React Native is the dominant cross-platform mobile framework for React users. It’s powerful, full-featured, and powers many thousands of mobile applications across the iOS and Android landscape. Choosing React Native is a great choice.
How are React Native and NativeScript similar?
Good question, I’m glad I asked it of myself. Both projects let web developers use web skills to create cross-platform mobile applications. Unlike hybrid technology like Cordova, PhoneGap, or Capacitor, React Native and NativeScript produce native apps. This feature means that the application uses the same controls as native applications do. Web developers often face a bit of an adjustment moving to mobile environments. They are surprised to discover that highly optimized controls ship natively with the mobile device. The vendor has tailored these controls for the best use of mobile devices’ limited performance capability.
One example of this is the virtualized list. Android and iOS both ship with the list control that automatically buffers list items that aren’t yet on the visible screen. The buffer functionality means you can have a list of 1,000,000 items, and the memory consumption won’t be negatively affected by this large set of information. As of this article, browsers do not ship with a list component like this at all. Technology that relies on the DOM, like Cordova, PhoneGap, or Capacitor does not use the native controls in this manner, relying on HTML and the DOM for controls.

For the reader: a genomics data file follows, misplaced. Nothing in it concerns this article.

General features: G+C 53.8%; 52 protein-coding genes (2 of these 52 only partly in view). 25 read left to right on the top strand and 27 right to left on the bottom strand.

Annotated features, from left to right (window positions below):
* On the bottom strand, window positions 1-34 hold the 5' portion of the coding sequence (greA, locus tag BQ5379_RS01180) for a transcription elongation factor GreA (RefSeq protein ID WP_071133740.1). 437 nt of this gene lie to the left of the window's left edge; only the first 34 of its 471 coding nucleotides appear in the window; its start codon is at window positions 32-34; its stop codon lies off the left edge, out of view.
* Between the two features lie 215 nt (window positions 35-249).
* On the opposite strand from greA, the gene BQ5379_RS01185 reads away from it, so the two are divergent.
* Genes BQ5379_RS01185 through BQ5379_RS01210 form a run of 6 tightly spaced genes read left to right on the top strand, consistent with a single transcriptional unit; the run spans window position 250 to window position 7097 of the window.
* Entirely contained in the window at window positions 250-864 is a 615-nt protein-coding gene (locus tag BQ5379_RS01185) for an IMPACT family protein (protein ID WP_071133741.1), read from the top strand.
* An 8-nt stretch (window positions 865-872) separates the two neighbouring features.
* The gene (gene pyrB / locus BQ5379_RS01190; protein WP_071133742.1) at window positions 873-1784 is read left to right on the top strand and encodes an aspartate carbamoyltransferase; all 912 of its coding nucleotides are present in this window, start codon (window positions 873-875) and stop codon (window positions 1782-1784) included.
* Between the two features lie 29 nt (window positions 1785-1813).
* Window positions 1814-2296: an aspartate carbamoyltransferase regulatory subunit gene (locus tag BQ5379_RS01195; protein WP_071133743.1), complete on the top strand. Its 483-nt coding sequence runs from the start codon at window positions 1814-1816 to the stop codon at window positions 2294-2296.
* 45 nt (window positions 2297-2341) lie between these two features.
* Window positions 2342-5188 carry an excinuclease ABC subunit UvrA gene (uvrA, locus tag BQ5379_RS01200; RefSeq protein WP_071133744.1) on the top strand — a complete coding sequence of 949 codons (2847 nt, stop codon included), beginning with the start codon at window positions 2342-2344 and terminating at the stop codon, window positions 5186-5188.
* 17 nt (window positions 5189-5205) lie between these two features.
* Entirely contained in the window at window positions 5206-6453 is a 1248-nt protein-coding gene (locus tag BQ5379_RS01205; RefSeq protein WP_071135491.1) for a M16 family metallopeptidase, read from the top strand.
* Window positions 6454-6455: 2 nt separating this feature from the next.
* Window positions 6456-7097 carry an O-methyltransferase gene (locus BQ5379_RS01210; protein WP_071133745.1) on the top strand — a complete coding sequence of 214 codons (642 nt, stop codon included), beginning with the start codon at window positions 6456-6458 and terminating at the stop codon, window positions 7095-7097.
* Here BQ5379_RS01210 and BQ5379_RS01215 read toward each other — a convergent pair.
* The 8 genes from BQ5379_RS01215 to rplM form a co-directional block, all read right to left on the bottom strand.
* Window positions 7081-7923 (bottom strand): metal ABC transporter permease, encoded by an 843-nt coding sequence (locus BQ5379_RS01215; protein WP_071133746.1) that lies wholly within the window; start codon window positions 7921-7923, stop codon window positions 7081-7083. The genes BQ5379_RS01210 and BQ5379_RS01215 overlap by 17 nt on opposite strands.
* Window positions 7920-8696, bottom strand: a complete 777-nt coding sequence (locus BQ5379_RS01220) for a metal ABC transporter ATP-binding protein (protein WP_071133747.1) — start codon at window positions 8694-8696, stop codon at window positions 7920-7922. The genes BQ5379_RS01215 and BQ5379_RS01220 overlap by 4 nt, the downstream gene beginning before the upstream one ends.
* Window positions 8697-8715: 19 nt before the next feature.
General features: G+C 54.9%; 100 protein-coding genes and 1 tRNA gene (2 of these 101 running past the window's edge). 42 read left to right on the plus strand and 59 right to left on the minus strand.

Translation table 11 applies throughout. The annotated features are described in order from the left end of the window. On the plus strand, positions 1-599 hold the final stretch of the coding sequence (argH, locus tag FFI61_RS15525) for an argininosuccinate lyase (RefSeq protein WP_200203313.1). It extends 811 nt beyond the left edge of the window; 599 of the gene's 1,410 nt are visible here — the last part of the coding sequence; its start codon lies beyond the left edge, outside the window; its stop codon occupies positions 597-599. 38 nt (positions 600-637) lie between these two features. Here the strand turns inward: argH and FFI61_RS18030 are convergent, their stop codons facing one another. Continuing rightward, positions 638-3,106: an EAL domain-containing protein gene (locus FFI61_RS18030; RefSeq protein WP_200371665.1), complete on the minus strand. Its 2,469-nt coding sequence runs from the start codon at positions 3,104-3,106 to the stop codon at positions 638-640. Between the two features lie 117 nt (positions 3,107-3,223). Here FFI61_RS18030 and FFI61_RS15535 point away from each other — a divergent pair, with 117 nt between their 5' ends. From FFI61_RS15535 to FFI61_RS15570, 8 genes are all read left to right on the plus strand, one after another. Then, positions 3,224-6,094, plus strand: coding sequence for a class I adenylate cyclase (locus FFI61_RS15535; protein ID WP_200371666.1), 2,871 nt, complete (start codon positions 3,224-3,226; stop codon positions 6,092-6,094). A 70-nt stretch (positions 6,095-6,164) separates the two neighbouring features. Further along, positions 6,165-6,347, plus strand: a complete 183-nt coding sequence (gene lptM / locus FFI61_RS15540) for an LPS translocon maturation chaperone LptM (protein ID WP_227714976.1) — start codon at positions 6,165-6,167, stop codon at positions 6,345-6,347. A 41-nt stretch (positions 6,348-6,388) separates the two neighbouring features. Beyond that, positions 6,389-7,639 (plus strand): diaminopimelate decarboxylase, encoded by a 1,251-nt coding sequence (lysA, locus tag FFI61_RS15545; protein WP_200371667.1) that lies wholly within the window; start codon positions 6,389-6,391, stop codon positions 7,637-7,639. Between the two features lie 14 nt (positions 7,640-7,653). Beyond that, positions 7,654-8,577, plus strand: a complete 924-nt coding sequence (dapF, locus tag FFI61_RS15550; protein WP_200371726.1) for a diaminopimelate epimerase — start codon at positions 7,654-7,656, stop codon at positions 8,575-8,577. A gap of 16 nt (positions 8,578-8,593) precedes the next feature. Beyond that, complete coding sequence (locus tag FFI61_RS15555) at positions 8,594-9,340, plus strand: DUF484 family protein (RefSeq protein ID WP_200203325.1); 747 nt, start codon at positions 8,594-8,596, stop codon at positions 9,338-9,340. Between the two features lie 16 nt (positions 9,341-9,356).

How are React Native and React NativeScript different?
The first main difference between React Native and NativeScript comes down to the community size. The React Native community is very large. React Native is the default choice for React developers who want to use their React Skills to produce mobile apps. NativeScript has a community as well, but it’s not as large as the React Native community.
React Native, on the other hand, typically requires developers to write bridging code. Being a productive cross-platform React Native developer would mean having a good knowledge of React and at least a passing knowledge of Objective-C (or Swift) and Java (or Kotlin). I always enjoyed writing mobile applications with NativeScript because I didn’t have to stuff more syntax and library awareness inside my already crammed brain.